4 Ways To Protect Your Smartphone From Identity Theft

Feb 9, 2012

By SFLCAuthor

Nearly one in three Americans owns a smartphone, according to fall 2010 research compiled by the Nielsen Company. "Our phones are used more and more to organize our lives," says Nikki Junker, social media coordinator and victim advisor with the Identity Theft Resource Center. And their importance will only grow. By 2013, more than 53 million consumers are expected to use mobile banking, according to data from TowerGroup.

As the use of smartphones increases, con artists are finding ways to access personal information. "Smartphone security is going to become even more important," says Junker.

Protect your smartphone and the information that's transmitted over it with these security pointers.

1. Create a complex password. Your first line of defense is a strong password, one that combines letters, numbers, and symbols. Test the strength of your password here.

2. Seek backup/wiping services. Not having these services is one of the biggest mistakes smartphone users make, says Junker, adding that they're easy to obtain through the phone's manufacturer or your wireless provider. A backup program sends data on your phone to your home computer. A wiping program erases information from your phone if it is lost or stolen.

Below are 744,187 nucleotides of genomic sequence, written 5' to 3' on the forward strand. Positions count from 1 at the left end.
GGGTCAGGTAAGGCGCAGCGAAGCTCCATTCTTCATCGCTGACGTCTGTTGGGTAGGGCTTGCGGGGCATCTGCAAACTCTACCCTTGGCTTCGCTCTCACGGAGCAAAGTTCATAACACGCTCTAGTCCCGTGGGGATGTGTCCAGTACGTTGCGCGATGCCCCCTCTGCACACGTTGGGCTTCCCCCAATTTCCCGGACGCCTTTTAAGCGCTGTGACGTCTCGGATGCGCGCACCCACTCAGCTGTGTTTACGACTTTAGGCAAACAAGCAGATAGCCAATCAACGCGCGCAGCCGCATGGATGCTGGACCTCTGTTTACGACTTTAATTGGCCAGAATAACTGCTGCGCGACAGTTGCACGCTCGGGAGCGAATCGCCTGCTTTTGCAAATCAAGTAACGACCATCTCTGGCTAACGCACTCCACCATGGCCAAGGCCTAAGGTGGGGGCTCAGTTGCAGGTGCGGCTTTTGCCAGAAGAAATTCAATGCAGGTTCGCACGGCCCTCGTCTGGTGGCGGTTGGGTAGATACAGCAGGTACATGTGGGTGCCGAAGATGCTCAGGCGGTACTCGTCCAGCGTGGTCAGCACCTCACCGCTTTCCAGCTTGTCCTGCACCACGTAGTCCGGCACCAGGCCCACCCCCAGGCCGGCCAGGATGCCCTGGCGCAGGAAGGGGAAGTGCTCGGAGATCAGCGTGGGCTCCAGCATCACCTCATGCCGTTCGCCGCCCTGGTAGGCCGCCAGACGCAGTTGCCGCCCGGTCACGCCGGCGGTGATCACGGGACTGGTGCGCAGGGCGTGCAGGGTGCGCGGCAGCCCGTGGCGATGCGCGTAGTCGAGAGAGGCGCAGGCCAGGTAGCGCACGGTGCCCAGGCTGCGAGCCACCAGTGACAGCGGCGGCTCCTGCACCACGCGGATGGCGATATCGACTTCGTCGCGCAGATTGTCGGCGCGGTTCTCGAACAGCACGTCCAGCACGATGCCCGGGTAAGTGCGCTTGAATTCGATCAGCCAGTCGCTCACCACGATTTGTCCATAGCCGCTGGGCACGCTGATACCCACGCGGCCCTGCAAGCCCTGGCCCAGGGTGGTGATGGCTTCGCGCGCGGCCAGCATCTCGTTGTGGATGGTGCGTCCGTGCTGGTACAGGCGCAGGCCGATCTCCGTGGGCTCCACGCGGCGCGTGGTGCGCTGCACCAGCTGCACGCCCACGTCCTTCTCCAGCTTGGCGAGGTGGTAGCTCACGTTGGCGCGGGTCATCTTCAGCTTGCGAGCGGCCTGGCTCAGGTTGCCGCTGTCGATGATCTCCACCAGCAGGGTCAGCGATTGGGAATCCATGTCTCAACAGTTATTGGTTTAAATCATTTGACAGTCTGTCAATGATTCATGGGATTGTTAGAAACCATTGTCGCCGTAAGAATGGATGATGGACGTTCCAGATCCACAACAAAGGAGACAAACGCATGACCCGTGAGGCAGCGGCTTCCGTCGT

3. Install security software. Treat your smartphone like you would your home computer, Junker says. Install security software that contains an antivirus, and be diligent about downloading updates as they're available.

4. Take action. If your phone is missing, call your carrier as soon as possible to report that it's been lost or stolen, and have your data wiped. If you think you're a victim of identity theft, Junker advises taking these three steps:

  • Place a 90-day fraud alert on credit reports
  • File a police report
  • File a fraud affidavit with the Federal Trade Commission

The Identity Theft Resource Center offers more tips on smartphone security.

The information in this article was obtained from various sources. While we believe it to be reliable and accurate, we do not warrant the accuracy or reliability of the information. These suggestions are not a complete list of every loss control measure. The information is not intended to replace manuals or instructions provided by the manufacturer or the advice of a qualified professional. Nor is it intended to effect coverage under any policy. State Farm makes no guarantees of results from use of this information. We assume no liability in connection with the information nor the suggestions made.

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